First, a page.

if you make your first five payments on-time. Discover offers two cards for students. The Discover It Chrome for Students offers
2% of specific categories like gas stations and restaurants and 1% on everything else. The Discover It Cashback for Students is similar
to the Discover’s normal card with its 5% rotating categories every quarter. Both cards do not have an annual fee and even
give you an annual $20 credit each school year for maintaining a 3.0 or higher GPA. As of May 2019, Discover even matches the
cashback for the first year. Both cards are great starting points for students. The Capital One Journey might be more useful
if you’re traveling since it’s a Mastercard and doesn’t have any foreign transaction
fees. Discover also has no foreign transaction fees
but has much lower acceptance worldwide. 2. Adults looking to rebuild their credit after
financial problems: Life doesn’t always go as planned, and sometimes we can find ourselves
in situations of financial hardship. Even if you’re responsible with your finances,
a family emergency or job loss can cause a major disruption. And financial measures like bankruptcies are
extremely stressful, not just to your financial profile, but also to your emotional and physical
well-being. That being said, it is possible to rebuild
your credit. For this group, I generally recommend starting
with a secured credit card. These credit cards require that you make a
deposit on the card. As you use the card more and also deposit
additional money, you can unlock a higher credit limit. I know it may seem annoying to do so, but
it’s one the best way to prove your creditworthiness and improve your credit score and history. While there are several secured cards out
there, I recommend the Capital One Secured Mastercard and Discover It Secured. I like these two since you can eventually
product change them to other cards that may want to use and keep. Also, both cards do not have an annual fee
or foreign transaction fee. If you have an average score, then you could
also go for the Captial One QuickSilver One that offers a 1.5% cashback reward on all
purchases, but keep in mind that you’ll be paying an annual fee of $39, so it only
makes sense if you’re spending at least $2600 in order to breakeven. 3. New residents to the US who don’t have any
credit history: This group is near and dear to me. Since my partner Fiona is from the UK, she
had to build her credit in the US. She was very deliberate about her approach,
and after a few years of following a plan, she is now able to get premium travel rewards
cards. In fact, I think Fiona now has a higher credit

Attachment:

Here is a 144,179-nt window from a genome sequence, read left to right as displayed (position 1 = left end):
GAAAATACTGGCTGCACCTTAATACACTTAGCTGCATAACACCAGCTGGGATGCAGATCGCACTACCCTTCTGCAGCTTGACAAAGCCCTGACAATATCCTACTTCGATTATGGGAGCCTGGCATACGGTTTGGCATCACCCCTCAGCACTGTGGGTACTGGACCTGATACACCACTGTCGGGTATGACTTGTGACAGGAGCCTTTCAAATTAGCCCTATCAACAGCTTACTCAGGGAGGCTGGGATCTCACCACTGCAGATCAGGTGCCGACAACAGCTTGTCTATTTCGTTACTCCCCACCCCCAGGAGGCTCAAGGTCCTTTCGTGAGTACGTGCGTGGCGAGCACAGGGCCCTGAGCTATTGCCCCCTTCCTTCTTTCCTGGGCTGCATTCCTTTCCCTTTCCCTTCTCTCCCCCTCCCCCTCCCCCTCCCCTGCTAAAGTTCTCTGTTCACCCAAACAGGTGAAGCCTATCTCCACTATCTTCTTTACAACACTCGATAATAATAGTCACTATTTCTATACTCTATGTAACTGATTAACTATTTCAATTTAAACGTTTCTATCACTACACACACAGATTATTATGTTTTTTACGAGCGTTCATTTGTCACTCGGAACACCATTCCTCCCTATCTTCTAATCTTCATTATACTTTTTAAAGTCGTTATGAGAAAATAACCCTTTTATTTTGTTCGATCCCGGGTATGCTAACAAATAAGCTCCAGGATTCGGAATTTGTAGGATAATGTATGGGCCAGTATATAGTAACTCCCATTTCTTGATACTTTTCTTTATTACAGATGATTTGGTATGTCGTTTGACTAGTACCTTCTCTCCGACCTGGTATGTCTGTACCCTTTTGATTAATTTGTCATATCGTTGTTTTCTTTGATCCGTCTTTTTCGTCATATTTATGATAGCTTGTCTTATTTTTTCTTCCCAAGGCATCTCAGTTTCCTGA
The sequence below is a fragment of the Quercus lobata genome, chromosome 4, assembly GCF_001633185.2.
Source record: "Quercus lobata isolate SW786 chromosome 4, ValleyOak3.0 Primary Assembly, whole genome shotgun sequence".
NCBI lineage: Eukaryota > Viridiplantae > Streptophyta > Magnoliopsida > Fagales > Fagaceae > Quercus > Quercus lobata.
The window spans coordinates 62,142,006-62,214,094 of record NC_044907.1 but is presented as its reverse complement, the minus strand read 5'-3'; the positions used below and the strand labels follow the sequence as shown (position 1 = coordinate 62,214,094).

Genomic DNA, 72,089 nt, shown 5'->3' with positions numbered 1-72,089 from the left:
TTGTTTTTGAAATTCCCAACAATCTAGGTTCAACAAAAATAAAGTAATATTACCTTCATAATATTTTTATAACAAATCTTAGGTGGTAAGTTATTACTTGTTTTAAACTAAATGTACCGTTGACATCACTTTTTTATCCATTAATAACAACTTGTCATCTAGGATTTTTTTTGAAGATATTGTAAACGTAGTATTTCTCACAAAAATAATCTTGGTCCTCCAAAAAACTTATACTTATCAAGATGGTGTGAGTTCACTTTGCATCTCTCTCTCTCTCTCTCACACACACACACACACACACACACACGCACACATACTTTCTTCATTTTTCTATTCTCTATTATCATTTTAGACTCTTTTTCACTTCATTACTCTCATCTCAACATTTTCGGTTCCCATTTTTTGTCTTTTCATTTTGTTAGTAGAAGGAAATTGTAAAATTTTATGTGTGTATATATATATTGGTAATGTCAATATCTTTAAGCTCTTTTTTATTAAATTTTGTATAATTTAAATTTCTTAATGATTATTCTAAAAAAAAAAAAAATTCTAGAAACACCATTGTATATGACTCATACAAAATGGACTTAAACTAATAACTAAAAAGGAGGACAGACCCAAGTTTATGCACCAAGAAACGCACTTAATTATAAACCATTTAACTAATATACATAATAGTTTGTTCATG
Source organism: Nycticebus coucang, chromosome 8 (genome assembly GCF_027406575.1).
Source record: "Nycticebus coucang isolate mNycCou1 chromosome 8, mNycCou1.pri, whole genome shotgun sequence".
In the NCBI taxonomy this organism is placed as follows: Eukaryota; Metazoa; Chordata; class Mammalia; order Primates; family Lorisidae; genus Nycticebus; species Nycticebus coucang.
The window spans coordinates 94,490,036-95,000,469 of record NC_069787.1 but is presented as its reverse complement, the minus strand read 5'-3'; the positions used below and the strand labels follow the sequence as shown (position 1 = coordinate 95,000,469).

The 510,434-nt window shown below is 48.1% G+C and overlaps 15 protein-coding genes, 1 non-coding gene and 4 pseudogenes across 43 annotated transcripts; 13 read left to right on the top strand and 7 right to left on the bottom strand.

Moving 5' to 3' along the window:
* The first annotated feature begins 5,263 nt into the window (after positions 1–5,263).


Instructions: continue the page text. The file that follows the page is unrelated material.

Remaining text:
score than me and doesn’t seem to have any issues with getting approvals. I also have a close friend who moved to the
US almost ten years ago when she married her American husband. She recently decided that she wanted to get
into travel rewards, and applied for the Chase Sapphire Preferred. Interestingly enough, when she checked her
score on both Credit Karma and Credit Sesame, they showed two different pictures. Credit Sesame reported a 790 score, while
Credit Karma said that they could not load her score and history. She ended up being denied based on insufficient
credit history. We later figured out the issue. Even though she had a credit card in her wallet,
she was actually an authorized user on her husband’s account. And it seemed that her credit usage wasn’t
even reporting to all the credit bureaus. This means that she wasn’t building her
credit in the process. For this group, it’s similar to the previous
one. I would start with a secured credit card like
the Capital One Secured Mastercard and Discover It Secured. Again, the goal is to build your credit history
and score so you can start applying for the cards that will give you additional rewards. Also, building your credit is important when
trying to rent an apartment and get a loan or utility account. We take it for granted, but even things like
auto loans or mobile phone plans require a credit check. So it’s important to do it correctly so
you maximize opportunities in the future. In addition, here are some tips to keep in
mind for those you working to build your credit. 1. Be selective of your authorized user account:
If you decide to pursue an authorized user account, make sure you pick someone who is
not only responsible when it comes to paying their bills, but also has low utilization. That means that they are not using too much
of their available credit. Though as I mentioned earlier, I think it’s
better to build your own credit score and history, even if it’s with a secured credit
card. 2. Avoid prepaid credit cards: I’ve had people
tell me during their consultation that they use prepaid credit cards purchased from a
grocery or drug store. I don’t recommend this approach since it
doesn’t contribute to your credit score or history. You’re much better off going with a secured